Why Can't a Human Be More Like a Machine?

I finally got a new car last week, and I got one that had a navigation system. It seemed like a good , maybe necessary, idea -- I am, to put it politely, "directionally challenged."

And this navigation system is great. I talk to it ("find ATM") and it talks to me ("Would you like directions?"), I respond "Yes," and it gives them to me, telling me when to turn, left or right, giving me plenty of warning ahead of time ("In a quarter of a mile, you will turn left,", "Take your next left.")

But here's the interesting part. If I don't do what it says (either I messed up, or I think I know a better route), it doesn't respond to me with irritation. It doesn't say "why didn't you listen to me?" It keeps its voice calm, and as soon as it can, starts giving helpful directions again. If it doesn't know what I did at all, it will ask if I would like to change the route. It's patient.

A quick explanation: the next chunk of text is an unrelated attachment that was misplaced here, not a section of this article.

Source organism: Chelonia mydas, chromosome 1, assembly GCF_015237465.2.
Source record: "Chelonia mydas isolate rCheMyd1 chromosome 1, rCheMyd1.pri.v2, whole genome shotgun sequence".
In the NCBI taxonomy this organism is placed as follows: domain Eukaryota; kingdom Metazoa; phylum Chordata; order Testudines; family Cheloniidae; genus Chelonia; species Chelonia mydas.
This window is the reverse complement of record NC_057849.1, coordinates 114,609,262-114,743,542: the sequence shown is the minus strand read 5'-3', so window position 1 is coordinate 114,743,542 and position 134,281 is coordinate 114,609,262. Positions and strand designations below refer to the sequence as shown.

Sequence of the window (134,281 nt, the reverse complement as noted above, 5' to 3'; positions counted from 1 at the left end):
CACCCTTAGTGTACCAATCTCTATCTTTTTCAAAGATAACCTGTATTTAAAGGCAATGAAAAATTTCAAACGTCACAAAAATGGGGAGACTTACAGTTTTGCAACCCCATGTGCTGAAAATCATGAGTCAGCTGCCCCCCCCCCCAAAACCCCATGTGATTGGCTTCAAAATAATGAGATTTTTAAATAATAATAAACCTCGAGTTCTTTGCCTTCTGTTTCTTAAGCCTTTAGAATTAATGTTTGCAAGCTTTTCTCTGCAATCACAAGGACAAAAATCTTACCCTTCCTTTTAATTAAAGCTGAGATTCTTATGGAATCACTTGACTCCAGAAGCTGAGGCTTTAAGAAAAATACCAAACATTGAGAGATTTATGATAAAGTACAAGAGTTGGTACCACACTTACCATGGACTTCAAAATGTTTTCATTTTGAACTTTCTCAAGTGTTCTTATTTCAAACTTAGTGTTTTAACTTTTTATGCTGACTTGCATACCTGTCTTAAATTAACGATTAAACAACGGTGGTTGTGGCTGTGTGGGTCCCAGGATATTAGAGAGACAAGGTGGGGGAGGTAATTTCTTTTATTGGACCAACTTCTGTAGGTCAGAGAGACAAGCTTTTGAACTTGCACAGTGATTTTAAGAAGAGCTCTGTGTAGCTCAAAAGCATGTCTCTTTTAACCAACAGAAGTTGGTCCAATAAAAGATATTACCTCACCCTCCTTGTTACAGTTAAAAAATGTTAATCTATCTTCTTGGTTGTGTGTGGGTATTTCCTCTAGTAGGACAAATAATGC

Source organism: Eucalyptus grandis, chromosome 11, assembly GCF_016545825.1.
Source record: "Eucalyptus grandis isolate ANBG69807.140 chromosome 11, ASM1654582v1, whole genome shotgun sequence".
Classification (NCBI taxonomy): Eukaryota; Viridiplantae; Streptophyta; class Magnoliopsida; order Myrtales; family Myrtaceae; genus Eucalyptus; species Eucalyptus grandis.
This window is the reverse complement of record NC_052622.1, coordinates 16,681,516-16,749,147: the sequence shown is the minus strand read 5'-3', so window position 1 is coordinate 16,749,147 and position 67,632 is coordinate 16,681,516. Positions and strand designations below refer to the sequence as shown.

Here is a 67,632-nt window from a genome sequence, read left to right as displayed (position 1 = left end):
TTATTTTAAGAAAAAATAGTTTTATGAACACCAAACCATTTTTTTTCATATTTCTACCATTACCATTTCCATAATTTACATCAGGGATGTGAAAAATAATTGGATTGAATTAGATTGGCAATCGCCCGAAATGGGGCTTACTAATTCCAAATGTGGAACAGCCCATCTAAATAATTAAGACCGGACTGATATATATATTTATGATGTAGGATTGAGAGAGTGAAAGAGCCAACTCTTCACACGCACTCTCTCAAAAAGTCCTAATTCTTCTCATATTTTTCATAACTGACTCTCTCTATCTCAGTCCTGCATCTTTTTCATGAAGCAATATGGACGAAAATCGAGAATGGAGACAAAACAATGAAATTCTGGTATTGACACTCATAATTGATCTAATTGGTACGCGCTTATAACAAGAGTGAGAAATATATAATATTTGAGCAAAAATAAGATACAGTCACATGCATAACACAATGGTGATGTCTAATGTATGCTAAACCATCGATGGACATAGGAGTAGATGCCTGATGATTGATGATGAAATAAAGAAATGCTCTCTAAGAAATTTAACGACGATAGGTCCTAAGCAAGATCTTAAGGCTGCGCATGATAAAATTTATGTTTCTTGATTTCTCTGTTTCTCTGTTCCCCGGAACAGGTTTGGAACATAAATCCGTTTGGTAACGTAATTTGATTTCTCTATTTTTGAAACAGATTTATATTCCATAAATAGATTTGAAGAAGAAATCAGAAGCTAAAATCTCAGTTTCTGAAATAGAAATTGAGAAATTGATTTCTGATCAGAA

How often does that happen with a driver and a human naviagator in a car? Wouldn't it be nice if it did? Think of the last time you missed the turn on the Eisenhower or the Beltway or I-95. What did your human navigator say to you?

Mmm. Here's a new idea: In addition to saying that we need to become like little children to enter the kingdom of God, we might say that we need to become more like navigation systems.

Cathleen Kaveny is the Darald and Juliet Libby Professor in the Theology Department and Law School at Boston College.

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